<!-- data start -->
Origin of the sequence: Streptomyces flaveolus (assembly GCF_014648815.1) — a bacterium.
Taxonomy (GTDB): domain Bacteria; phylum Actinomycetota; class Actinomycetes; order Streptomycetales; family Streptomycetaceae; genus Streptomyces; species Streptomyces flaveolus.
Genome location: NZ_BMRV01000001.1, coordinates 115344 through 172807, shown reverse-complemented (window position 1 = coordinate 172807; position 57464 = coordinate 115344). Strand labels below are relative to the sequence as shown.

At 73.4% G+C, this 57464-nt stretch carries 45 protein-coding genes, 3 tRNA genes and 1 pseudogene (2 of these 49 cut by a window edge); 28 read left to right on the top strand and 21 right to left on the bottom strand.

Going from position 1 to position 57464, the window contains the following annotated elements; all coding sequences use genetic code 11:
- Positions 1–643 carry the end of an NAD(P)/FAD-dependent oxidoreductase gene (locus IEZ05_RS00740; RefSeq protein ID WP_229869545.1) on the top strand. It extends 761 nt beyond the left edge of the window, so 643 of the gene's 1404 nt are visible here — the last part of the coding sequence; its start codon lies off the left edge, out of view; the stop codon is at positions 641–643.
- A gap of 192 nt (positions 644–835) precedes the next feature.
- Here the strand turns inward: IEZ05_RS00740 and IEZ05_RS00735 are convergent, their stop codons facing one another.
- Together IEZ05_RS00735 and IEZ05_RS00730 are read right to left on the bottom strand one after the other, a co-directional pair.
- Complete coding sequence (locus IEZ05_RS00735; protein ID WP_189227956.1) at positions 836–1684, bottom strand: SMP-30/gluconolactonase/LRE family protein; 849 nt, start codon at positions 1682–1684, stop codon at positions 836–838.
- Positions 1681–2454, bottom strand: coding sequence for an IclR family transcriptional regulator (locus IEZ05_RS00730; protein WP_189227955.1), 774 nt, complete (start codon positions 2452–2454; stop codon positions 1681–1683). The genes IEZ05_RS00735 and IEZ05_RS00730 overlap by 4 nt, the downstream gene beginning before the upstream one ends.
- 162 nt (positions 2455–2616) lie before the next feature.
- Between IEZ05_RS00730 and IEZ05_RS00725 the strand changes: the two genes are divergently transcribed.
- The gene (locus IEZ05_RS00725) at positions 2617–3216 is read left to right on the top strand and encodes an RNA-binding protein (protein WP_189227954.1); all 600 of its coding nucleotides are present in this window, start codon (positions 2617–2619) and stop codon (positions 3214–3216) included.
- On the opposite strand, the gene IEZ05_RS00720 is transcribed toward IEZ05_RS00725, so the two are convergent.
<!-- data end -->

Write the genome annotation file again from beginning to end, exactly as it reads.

Origin of the sequence: Streptomyces flaveolus (assembly GCF_014648815.1) — a bacterium.
Taxonomy (GTDB): domain Bacteria; phylum Actinomycetota; class Actinomycetes; order Streptomycetales; family Streptomycetaceae; genus Streptomyces; species Streptomyces flaveolus.
Genome location: NZ_BMRV01000001.1, coordinates 115344 through 172807, shown reverse-complemented (window position 1 = coordinate 172807; position 57464 = coordinate 115344). Strand labels below are relative to the sequence as shown.

At 73.4% G+C, this 57464-nt stretch carries 45 protein-coding genes, 3 tRNA genes and 1 pseudogene (2 of these 49 cut by a window edge); 28 read left to right on the top strand and 21 right to left on the bottom strand.

Going from position 1 to position 57464, the window contains the following annotated elements; all coding sequences use genetic code 11:
- Positions 1–643 carry the end of an NAD(P)/FAD-dependent oxidoreductase gene (locus IEZ05_RS00740; RefSeq protein ID WP_229869545.1) on the top strand. It extends 761 nt beyond the left edge of the window, so 643 of the gene's 1404 nt are visible here — the last part of the coding sequence; its start codon lies off the left edge, out of view; the stop codon is at positions 641–643.
- A gap of 192 nt (positions 644–835) precedes the next feature.
- Here the strand turns inward: IEZ05_RS00740 and IEZ05_RS00735 are convergent, their stop codons facing one another.
- Together IEZ05_RS00735 and IEZ05_RS00730 are read right to left on the bottom strand one after the other, a co-directional pair.
- Complete coding sequence (locus IEZ05_RS00735; protein ID WP_189227956.1) at positions 836–1684, bottom strand: SMP-30/gluconolactonase/LRE family protein; 849 nt, start codon at positions 1682–1684, stop codon at positions 836–838.
- Positions 1681–2454, bottom strand: coding sequence for an IclR family transcriptional regulator (locus IEZ05_RS00730; protein WP_189227955.1), 774 nt, complete (start codon positions 2452–2454; stop codon positions 1681–1683). The genes IEZ05_RS00735 and IEZ05_RS00730 overlap by 4 nt, the downstream gene beginning before the upstream one ends.
- 162 nt (positions 2455–2616) lie before the next feature.
- Between IEZ05_RS00730 and IEZ05_RS00725 the strand changes: the two genes are divergently transcribed.
- The gene (locus IEZ05_RS00725) at positions 2617–3216 is read left to right on the top strand and encodes an RNA-binding protein (protein WP_189227954.1); all 600 of its coding nucleotides are present in this window, start codon (positions 2617–2619) and stop codon (positions 3214–3216) included.
- On the opposite strand, the gene IEZ05_RS00720 is transcribed toward IEZ05_RS00725, so the two are convergent.